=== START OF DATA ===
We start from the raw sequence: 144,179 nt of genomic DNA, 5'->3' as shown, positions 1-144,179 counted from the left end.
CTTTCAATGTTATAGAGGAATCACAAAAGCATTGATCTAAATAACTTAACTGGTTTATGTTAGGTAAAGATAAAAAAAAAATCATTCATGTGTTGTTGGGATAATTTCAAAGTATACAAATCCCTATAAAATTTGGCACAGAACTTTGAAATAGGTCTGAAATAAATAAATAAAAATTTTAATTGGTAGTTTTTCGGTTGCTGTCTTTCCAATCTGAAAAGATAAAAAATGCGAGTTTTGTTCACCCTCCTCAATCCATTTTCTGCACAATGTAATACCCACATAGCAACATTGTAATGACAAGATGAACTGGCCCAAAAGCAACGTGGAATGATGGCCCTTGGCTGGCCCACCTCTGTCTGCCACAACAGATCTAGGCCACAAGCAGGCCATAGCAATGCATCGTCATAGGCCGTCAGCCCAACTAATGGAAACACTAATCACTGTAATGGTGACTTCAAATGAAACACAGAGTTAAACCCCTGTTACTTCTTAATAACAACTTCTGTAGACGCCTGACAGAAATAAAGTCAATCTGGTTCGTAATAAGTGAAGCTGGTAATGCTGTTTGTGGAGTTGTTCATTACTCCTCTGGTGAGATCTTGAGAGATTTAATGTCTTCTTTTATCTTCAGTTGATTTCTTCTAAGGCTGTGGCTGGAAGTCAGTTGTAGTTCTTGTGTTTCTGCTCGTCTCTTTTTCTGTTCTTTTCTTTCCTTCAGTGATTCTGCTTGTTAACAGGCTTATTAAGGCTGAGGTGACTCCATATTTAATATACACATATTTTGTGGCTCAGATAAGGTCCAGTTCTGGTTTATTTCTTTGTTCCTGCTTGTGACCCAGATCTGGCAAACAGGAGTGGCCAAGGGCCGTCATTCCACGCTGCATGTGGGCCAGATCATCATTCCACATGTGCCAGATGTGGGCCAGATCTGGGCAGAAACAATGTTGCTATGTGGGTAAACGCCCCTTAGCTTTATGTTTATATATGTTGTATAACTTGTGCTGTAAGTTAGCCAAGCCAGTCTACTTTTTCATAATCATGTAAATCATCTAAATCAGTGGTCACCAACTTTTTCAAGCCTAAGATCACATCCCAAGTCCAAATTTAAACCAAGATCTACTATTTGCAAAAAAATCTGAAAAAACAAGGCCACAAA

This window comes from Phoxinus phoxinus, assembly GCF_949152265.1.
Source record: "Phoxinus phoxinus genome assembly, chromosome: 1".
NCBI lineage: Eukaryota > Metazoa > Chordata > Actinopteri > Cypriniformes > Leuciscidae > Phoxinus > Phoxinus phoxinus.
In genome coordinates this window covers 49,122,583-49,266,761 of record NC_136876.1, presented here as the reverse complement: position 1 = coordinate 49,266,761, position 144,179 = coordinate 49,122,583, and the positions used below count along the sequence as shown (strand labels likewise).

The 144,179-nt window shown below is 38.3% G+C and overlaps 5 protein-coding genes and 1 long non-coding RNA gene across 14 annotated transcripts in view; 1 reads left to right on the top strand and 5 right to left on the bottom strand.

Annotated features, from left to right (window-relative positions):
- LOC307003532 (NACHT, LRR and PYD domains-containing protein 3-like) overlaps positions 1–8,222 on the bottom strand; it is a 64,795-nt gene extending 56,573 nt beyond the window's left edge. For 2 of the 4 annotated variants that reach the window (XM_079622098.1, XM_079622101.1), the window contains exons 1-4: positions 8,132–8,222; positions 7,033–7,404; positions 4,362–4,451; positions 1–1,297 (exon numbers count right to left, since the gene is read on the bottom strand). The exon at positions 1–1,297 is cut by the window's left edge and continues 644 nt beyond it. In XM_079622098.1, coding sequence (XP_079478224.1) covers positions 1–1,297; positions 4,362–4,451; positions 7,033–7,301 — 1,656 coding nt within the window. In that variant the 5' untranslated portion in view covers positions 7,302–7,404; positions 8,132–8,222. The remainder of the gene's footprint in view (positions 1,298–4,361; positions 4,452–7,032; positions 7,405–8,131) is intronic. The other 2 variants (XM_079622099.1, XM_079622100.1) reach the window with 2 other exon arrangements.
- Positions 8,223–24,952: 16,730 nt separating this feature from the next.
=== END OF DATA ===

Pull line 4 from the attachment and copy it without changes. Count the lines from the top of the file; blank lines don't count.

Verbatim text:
Source record: "Phoxinus phoxinus genome assembly, chromosome: 1".